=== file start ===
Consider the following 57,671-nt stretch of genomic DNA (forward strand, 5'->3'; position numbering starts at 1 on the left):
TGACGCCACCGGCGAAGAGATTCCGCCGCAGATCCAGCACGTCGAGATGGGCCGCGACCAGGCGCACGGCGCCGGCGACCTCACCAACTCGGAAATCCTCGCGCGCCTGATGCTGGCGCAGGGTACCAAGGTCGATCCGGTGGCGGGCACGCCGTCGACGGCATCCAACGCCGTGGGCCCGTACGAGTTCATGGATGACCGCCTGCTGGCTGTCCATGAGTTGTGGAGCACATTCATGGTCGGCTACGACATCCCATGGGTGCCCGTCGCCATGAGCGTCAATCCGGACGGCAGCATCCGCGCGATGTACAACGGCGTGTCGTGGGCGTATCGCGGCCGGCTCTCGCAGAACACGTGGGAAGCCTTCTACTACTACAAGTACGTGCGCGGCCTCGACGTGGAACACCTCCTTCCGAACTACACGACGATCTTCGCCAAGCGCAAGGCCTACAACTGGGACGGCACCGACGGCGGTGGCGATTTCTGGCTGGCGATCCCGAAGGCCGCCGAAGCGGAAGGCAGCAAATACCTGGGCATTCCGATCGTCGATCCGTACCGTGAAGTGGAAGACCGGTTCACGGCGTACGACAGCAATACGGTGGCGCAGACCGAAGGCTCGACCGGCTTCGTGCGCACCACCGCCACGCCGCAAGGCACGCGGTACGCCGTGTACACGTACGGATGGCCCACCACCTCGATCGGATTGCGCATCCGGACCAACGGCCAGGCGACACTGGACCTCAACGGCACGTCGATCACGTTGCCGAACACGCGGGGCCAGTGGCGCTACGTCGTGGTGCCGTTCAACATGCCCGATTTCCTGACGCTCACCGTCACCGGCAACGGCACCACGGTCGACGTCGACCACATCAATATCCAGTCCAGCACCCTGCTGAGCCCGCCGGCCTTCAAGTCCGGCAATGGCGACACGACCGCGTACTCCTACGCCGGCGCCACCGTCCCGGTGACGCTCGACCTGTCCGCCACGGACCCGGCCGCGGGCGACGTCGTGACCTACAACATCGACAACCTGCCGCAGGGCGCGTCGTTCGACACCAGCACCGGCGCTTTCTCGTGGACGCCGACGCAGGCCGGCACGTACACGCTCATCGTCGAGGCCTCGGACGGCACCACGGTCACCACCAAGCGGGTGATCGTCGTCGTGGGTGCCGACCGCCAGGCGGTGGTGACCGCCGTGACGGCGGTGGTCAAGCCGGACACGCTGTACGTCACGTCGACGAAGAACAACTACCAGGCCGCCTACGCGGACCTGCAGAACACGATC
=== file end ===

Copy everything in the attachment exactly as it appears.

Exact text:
Consider the following 57,671-nt stretch of genomic DNA (forward strand, 5'->3'; position numbering starts at 1 on the left):
TGACGCCACCGGCGAAGAGATTCCGCCGCAGATCCAGCACGTCGAGATGGGCCGCGACCAGGCGCACGGCGCCGGCGACCTCACCAACTCGGAAATCCTCGCGCGCCTGATGCTGGCGCAGGGTACCAAGGTCGATCCGGTGGCGGGCACGCCGTCGACGGCATCCAACGCCGTGGGCCCGTACGAGTTCATGGATGACCGCCTGCTGGCTGTCCATGAGTTGTGGAGCACATTCATGGTCGGCTACGACATCCCATGGGTGCCCGTCGCCATGAGCGTCAATCCGGACGGCAGCATCCGCGCGATGTACAACGGCGTGTCGTGGGCGTATCGCGGCCGGCTCTCGCAGAACACGTGGGAAGCCTTCTACTACTACAAGTACGTGCGCGGCCTCGACGTGGAACACCTCCTTCCGAACTACACGACGATCTTCGCCAAGCGCAAGGCCTACAACTGGGACGGCACCGACGGCGGTGGCGATTTCTGGCTGGCGATCCCGAAGGCCGCCGAAGCGGAAGGCAGCAAATACCTGGGCATTCCGATCGTCGATCCGTACCGTGAAGTGGAAGACCGGTTCACGGCGTACGACAGCAATACGGTGGCGCAGACCGAAGGCTCGACCGGCTTCGTGCGCACCACCGCCACGCCGCAAGGCACGCGGTACGCCGTGTACACGTACGGATGGCCCACCACCTCGATCGGATTGCGCATCCGGACCAACGGCCAGGCGACACTGGACCTCAACGGCACGTCGATCACGTTGCCGAACACGCGGGGCCAGTGGCGCTACGTCGTGGTGCCGTTCAACATGCCCGATTTCCTGACGCTCACCGTCACCGGCAACGGCACCACGGTCGACGTCGACCACATCAATATCCAGTCCAGCACCCTGCTGAGCCCGCCGGCCTTCAAGTCCGGCAATGGCGACACGACCGCGTACTCCTACGCCGGCGCCACCGTCCCGGTGACGCTCGACCTGTCCGCCACGGACCCGGCCGCGGGCGACGTCGTGACCTACAACATCGACAACCTGCCGCAGGGCGCGTCGTTCGACACCAGCACCGGCGCTTTCTCGTGGACGCCGACGCAGGCCGGCACGTACACGCTCATCGTCGAGGCCTCGGACGGCACCACGGTCACCACCAAGCGGGTGATCGTCGTCGTGGGTGCCGACCGCCAGGCGGTGGTGACCGCCGTGACGGCGGTGGTCAAGCCGGACACGCTGTACGTCACGTCGACGAAGAACAACTACCAGGCCGCCTACGCGGACCTGCAGAACACGATC